Addiction in Indianapolis
Indianapolis, along with the rest of Indiana, has been tracking the impact of drug use since 2010. In that time the city has seen deaths from overdose increase every year, reaching a peak in 2017. In many ways, the opioid epidemic in Indianapolis is consistent with the rest of the country. However, there are cases where the city has actually dealt with the crisis much better than many others. For instance, Indianapolis is one of the few cities that has not peaked in prescription drug abuse along with other cities. Sadly, use of other opioids, fentanyl, and designer drugs have spiked along with use of cocaine and methamphetamine.
Overdose in Indianapolis
403 Hoosiers died of overdose in 2017, a jump from the previous year’s 345. Yet, while drug related deaths climb, deaths from prescription opioids have fallen every year since 2011. Overdose deaths involving prescription opioids were only involved in 22% of deaths and less than 10% of deaths involved prescriptions exclusively. Still, despite these promising numbers, the overall death rate from overdose continues to climb.
The growing number of deaths every year in Indianapolis comes from an increase in deaths from opioid analogues, cocaine, and methamphetamine. While these drugs are not necessarily as popular across the country, they are a huge cause of concern for the city of Indianapolis and Marion County as a whole. In fact, cocaine has grown into its own epidemic and, nationally, is the number 2 killer. In cities like Indianapolis, where people are winning the fight against prescription opioids, deaths from cocaine become more apparent. 2017 saw cocaine involved in more deaths in Marion County than prescription opioids or heroin. While cocaine is a deadly drug, however, given the number of deaths that involved fentanyl, it is likely that many victims were receiving contaminated cocaine.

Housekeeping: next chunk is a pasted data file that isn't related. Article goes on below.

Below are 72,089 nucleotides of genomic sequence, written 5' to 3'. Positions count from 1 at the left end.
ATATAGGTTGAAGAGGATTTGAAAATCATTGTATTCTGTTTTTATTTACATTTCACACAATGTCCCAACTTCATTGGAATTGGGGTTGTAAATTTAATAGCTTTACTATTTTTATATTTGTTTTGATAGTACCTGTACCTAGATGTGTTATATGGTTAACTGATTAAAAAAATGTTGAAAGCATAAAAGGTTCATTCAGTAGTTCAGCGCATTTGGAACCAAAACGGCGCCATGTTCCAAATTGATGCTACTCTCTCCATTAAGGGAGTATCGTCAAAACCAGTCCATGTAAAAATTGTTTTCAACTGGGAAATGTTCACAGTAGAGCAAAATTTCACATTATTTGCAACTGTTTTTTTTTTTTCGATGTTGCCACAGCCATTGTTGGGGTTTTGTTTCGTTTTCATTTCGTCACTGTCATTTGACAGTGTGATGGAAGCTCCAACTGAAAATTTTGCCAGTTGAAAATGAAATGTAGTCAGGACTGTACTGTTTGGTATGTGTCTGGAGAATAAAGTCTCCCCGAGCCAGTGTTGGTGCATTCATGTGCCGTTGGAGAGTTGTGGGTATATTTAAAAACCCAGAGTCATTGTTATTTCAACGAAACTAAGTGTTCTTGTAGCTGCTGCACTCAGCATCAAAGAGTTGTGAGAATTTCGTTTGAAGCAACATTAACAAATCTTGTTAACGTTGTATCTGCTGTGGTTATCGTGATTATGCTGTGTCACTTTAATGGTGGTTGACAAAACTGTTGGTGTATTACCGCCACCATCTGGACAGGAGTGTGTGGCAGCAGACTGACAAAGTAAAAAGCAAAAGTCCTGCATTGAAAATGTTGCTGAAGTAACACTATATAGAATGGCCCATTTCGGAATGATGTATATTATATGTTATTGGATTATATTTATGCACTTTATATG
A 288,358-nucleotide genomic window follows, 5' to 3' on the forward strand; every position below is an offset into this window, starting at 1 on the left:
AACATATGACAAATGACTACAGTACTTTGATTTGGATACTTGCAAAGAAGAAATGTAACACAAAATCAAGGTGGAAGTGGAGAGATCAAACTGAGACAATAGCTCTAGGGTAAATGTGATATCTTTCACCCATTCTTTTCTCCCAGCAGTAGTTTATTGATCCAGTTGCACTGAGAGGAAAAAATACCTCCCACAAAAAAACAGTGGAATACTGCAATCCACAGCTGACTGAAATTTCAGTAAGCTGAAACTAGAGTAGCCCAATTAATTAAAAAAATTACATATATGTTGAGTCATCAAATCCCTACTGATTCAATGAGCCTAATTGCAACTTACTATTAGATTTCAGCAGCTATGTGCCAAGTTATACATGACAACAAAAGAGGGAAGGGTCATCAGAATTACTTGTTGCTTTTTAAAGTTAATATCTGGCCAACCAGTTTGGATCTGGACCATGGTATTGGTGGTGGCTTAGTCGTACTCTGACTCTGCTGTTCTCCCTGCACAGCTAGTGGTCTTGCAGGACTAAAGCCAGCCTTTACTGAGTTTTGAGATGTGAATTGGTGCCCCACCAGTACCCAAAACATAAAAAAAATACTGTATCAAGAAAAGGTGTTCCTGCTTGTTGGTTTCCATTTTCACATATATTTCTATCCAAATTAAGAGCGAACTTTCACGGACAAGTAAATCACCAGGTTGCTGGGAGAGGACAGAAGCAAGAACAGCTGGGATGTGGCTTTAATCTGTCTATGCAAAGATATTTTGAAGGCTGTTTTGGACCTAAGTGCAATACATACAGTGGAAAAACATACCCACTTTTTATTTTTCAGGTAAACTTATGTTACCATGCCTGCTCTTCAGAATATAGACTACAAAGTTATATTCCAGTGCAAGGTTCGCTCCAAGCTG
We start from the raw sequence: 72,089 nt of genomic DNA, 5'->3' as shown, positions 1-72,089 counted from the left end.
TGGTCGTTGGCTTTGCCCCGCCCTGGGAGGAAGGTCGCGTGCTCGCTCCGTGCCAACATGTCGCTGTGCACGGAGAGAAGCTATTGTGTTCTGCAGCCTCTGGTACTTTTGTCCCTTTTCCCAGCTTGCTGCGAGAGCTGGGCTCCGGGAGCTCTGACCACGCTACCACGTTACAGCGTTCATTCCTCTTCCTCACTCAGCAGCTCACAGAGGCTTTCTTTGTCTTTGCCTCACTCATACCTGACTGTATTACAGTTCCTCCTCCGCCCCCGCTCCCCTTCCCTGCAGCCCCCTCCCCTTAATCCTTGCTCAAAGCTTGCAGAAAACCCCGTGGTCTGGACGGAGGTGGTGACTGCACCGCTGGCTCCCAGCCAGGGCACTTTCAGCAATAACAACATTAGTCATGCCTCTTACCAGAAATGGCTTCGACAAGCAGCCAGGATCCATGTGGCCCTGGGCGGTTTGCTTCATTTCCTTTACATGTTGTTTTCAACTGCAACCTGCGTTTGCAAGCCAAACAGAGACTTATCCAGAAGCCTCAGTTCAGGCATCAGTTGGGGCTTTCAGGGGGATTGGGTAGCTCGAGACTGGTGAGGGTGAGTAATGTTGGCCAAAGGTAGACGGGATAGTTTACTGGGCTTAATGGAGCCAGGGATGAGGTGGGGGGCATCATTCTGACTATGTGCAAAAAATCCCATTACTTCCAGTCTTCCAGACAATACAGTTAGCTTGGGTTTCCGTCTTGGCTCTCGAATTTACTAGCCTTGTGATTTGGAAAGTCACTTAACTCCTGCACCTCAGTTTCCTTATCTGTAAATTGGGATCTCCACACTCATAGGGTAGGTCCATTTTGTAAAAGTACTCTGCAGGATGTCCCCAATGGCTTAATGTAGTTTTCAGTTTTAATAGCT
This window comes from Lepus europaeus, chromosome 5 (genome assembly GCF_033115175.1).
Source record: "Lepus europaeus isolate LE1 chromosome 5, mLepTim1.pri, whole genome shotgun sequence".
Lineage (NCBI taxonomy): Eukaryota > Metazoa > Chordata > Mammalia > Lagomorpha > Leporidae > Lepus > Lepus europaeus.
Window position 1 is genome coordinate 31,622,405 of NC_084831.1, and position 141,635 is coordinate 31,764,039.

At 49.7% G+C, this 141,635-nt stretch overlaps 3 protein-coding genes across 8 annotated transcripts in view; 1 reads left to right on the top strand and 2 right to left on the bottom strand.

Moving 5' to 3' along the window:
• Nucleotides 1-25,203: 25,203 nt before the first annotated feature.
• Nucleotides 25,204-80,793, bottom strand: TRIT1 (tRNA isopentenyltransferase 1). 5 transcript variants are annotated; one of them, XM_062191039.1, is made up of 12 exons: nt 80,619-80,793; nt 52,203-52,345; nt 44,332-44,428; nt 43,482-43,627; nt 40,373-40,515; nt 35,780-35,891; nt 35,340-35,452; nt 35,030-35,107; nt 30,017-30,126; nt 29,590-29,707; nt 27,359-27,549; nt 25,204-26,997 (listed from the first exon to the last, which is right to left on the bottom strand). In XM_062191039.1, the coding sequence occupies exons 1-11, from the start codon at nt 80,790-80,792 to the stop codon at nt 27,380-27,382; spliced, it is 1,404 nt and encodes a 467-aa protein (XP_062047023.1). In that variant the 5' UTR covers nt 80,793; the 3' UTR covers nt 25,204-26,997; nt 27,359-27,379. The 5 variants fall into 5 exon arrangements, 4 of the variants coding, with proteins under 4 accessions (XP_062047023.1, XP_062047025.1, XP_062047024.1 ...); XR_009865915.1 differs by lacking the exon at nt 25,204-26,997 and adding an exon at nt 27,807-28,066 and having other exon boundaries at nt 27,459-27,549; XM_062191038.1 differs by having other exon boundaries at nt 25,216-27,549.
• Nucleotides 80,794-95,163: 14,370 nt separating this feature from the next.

Uncounted Deaths in Indianapolis
Despite 403 deaths, many of which are in Indianapolis, seeming like a large number, many believe that not every death is being reported. In fact, some sources speculate that as many as 80% of deaths tied to mixed opioids are not reported due to a mix of drugs in the system that cannot be accurately identified. If this number is accurate, that would be about 145 additional deaths tied to opioids. So how does this number slip by? After a coroner makes their examination, they’ll write the cause of death and specify the drug involved. However, some won’t detail every drug in the system due to the costs.
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Overtaking Prescription Opioids in Indianapolis
While it is great news that the number of deaths from prescription opioids has fallen in Indianapolis, and across Marion county, there is a serious caveat. Deaths from opioid analogues, notably fentanyl, have spiked. In 2017, 46% of drug related deaths were connected to the presence of fentanyl and other drugs. Since the deaths were not exclusively fentanyl, it is likely that the victim used some other drug that was laced or cut with it. Dealers using fentanyl to cut costs have been largely responsible for the gross growth in deaths that the nation has seen in recent years. While it is positive to see people dying less and less from their prescriptions, this outbreak of fentanyl calls the dealers into greater questions, and, in states like Florida, they can face charges for premeditated murder.
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Marion County’s death rate from accidental overdose was 37.4 per 100,000 people in 2017.
Out of every 100,000 people in Marion County, 18 died from prescription opioid pain relievers (OPRs).
In Marion County, 7.7 people out of every 100,000 die from heroin.
Finding Treatment in Indianapolis
Be it for you or a loved one, looking for addiction treatment can be difficult. Sometimes, the issue is you don’t know what you should be looking for. Other times, coming to terms that addiction is the problem can be hard to face. So, no matter where you are, you may be looking for some guidance. Whether you’re looking inside or outside of your community, consider speaking with a dedicated treatment provider. They’re available around the clock, no matter where you are.